On Friday, September 21, on the eve of his departure to New York to attend the UN General Assembly, President George Weah assured Liberians that his government is going to investigate the financial scandal and that anyone found culpable will be held to account for his/her action. His assurance was contained in a very short radio broadcast aired on Friday 21, September 2018.

In related developments, this newspaper has gathered that, notwithstanding assurances by President Weah that those found culpable will be held to account, a peaceful demonstration, according to sources is yet being planned by a consortium of about 26 civil society groups to be staged on Monday, September 24, in order to draw attention to their demands for accountability and to seek the support of the international community in their bid to have the Liberian government “bring back” their money.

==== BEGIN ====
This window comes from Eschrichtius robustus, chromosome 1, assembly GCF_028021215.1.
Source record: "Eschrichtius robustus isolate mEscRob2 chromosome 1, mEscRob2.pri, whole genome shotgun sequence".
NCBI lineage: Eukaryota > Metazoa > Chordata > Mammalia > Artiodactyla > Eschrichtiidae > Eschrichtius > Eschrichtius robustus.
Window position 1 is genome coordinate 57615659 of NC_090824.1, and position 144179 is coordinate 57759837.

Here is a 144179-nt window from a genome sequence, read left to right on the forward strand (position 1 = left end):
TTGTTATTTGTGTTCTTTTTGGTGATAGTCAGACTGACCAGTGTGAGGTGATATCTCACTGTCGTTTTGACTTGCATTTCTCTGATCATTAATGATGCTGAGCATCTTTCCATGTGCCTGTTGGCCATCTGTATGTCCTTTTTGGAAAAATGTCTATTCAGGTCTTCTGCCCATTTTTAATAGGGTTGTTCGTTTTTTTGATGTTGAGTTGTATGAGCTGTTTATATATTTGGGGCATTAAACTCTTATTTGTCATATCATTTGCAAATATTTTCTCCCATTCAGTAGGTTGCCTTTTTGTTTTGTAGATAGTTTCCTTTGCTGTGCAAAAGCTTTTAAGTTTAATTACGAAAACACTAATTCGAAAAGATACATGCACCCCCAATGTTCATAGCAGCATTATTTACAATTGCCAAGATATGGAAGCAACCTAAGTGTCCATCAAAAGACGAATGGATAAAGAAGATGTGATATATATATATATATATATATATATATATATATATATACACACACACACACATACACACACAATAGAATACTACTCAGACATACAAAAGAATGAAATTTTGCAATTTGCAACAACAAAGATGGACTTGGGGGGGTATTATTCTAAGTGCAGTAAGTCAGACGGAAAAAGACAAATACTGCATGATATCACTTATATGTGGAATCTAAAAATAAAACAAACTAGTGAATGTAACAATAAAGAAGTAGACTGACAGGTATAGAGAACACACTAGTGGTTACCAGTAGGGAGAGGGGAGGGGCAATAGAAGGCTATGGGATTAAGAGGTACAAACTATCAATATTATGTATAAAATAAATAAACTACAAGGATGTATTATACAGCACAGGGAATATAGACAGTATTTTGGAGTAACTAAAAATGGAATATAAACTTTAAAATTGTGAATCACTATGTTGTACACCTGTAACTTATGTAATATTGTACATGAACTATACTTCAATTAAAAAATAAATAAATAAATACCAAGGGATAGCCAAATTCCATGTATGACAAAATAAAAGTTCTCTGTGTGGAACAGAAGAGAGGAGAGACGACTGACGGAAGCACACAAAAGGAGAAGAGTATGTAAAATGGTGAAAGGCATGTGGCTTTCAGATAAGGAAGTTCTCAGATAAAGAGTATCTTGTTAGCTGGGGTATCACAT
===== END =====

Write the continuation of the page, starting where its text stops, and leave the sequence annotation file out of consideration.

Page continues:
Additionally, it has been reliably gathered that agents of the Federal Bureau of Investigation have already arrived in country and have reportedly commenced their investigation. According to sources, at the primary issue of concern to the Feds is that of United States Dollars which, is being suspected, could be part of a money laundering operation possibly involving terrorist organizations.

Meanwhile a Liberian musician whose popular hit tune, “Bring Our Container Back”, which is being aired on various radio stations around the country has been released from detention. According to sources, the musician was arrested on account of his recent release but has since been released following a splurge of concern on social media platforms.  Unconfirmed reports say the musician was arrested for plying the streets on a motorcycle well after the Police designated 10 PM cutoff time for the operation of commercial motorcycles in the city.

Investigation continues!